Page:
People, especially puppy owners ask me if I think that having pet insurance is a good idea. I suppose it depends on a lot of factors. How much money you have in case of medical care being necessary, how old your dog is, and what if any health conditions might be considered pre-existing. But let me share why I think that overall, pet insurance from a really good company is a life-saver …literally!
Tori is the third dog we’ve had insurance for. The first was Zoey who maxed out on gastrointestinal claims before she was 2 years old. The insurance coverage had paid for itself many times over by then. The same was true of her half-sister, Cassie. Then came Tori and I distinctly recall asking her breeder for the microchip number (the insurance company wanted the info) and being told that we didn’t need insurance because she was a healthy puppy. Well, maybe she looked like a healthy puppy, but in reality she had brain problems that were diagnosed with an $1,800 MRI when she was just 7 months old. It would have been considered a pre-existing condition had we not had insurance from the start. The initial consultation with the specialist, MRI, follow up with the specialist and medications were covered (80% by the insurance company, 20% by us).
Luxating patellas: We saw the surgeon and opted not to have the surgery because of Tori’s brain issues, but the consult was covered (80% by the insurance company).
Hypothyroidism: Diagnosis, medication and rechecks – all covered by 80%
IMHA: Let me just say that there’s no way – repeat, no way- we could have afforded $30,000+ for all the specialist appointments (the least of those costs), constant lab testing and mega expensive medications even the first time Tori came down with this, but add in a relapse one year later, and you can see why we were giddy with relief about having pet insurance. It’s maxed out now for any blood diseases, but Tori’s still here!
Chronic UTIs: Too many to count, but all testing and medications could be claimed; two of which were multi drug resistant and medication alone was $2,000. I never knew a med for UTIs could cost that much! Add in the biweekly visits to the specialist along with urine analyses and cultures, and yep, Tori’s maxed out on that as well…so we considered dropping the insurance, but we had second thoughts – good call!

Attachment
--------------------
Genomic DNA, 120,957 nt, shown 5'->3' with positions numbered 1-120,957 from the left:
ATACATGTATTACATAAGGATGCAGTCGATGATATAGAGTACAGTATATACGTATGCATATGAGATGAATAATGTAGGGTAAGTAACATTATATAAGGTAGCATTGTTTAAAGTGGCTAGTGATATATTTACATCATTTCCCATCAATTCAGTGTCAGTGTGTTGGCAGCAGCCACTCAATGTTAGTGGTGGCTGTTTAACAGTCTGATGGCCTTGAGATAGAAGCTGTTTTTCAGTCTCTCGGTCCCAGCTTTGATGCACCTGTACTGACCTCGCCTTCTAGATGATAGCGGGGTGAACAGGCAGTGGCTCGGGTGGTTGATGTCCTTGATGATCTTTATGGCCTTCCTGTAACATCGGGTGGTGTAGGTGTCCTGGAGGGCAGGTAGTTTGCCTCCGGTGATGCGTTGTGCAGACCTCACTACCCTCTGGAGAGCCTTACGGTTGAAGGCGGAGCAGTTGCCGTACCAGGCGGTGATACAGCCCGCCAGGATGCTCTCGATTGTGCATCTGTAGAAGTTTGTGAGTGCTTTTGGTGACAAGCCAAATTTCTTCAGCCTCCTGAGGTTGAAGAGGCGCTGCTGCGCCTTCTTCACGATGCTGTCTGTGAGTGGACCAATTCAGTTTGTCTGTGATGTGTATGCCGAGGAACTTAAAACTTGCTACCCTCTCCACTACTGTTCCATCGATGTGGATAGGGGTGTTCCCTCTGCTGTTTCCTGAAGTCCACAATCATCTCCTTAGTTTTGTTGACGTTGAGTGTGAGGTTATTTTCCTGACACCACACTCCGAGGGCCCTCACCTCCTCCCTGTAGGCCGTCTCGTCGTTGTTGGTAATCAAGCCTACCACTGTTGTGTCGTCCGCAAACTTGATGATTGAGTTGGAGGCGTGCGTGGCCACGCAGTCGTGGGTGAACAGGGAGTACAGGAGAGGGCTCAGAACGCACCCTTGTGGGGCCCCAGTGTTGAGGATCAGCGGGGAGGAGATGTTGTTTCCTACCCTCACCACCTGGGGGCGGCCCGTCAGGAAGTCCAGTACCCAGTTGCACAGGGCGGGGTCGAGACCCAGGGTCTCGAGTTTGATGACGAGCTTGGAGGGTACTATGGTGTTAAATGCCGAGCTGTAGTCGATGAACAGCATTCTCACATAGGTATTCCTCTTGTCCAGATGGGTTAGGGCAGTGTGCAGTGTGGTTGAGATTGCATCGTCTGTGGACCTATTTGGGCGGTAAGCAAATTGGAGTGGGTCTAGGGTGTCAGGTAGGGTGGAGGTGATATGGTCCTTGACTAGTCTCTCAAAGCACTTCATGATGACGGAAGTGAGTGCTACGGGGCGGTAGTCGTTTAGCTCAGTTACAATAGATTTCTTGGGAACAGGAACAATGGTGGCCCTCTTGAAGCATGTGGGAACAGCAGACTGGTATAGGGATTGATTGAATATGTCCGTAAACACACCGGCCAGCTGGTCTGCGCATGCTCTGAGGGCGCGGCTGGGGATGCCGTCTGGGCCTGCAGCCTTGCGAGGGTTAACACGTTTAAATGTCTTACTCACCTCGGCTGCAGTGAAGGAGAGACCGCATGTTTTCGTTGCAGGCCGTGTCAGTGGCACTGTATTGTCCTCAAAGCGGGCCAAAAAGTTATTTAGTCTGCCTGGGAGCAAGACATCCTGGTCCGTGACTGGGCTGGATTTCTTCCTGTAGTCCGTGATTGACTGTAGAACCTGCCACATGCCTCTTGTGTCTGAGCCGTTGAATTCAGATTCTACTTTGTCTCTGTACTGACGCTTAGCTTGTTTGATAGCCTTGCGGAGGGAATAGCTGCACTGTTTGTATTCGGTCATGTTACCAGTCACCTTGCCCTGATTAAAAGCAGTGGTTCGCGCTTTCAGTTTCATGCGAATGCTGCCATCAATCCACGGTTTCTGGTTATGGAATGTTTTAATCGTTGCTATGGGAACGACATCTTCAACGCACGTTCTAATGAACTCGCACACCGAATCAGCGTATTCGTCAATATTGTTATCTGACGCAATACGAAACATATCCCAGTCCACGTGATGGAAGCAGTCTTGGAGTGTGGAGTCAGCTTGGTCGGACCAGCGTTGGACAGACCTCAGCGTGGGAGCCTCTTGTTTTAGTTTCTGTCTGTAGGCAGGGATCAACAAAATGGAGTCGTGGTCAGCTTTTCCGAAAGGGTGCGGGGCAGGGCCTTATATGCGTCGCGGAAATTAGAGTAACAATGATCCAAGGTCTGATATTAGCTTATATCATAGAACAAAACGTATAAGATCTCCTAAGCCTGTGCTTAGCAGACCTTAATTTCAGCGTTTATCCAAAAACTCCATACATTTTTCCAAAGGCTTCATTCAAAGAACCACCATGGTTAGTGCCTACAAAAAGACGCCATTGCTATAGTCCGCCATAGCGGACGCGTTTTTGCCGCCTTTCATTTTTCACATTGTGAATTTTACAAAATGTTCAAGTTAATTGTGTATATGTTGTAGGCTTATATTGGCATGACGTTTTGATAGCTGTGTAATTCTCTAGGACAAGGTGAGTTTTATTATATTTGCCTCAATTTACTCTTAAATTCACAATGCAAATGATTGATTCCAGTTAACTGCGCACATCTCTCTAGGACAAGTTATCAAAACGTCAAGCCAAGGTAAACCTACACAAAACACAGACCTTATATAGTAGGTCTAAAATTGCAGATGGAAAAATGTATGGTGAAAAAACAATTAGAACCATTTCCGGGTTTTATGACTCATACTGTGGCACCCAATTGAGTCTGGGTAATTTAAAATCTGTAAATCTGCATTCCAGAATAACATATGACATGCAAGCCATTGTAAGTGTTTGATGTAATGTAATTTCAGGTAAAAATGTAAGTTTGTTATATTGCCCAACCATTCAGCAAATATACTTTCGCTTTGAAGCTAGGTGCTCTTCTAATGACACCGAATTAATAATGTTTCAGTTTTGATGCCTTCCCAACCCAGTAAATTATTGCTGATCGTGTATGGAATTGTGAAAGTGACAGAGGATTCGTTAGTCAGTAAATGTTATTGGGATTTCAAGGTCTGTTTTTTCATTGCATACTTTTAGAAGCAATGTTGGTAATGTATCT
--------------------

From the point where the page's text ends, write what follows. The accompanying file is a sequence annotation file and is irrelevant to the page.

Dermatitis: Consultations with the dermatologist, creams, shampoo therapies et al – covered by 80 % and we haven’t maxed out yet.
Liver and gallbladder: This was a surprise! Appointments with specialist, ultrasounds, medications – covered by 80% and not maxed out yet.
Heart: we haven’t needed the cardiologist yet, but that’s around the corner and will be covered by 80%
Dental cleaning: not covered, but given all of Tori’s challenges, nobody would touch those teeth until she’d had a cardiac ultrasound, and once they found that she had a problem on both sides of her heart, monitoring her during anesthesia became a bit tricky. In came the cardiologist, neurologist and internal medicine specialist to watch over her…can you say expensive? But other than the cleaning itself, 80% was covered by insurance.
The bottom line is that no dog in the world dies of health. Every single living being becomes ill at some point, and some diseases have the potential of costing a fortune. Based on my experience, having pet insurance can make the difference between going bankrupt, having to put the dog down before it’s necessary, and being able to cope in some way. Before you ask, we’re with PetCare Insurance and I can’t say enough good things about them. Neither can I say enough about Tori’s team of specialists. Without all of them, Tori wouldn’t be here. And who could give up on this face?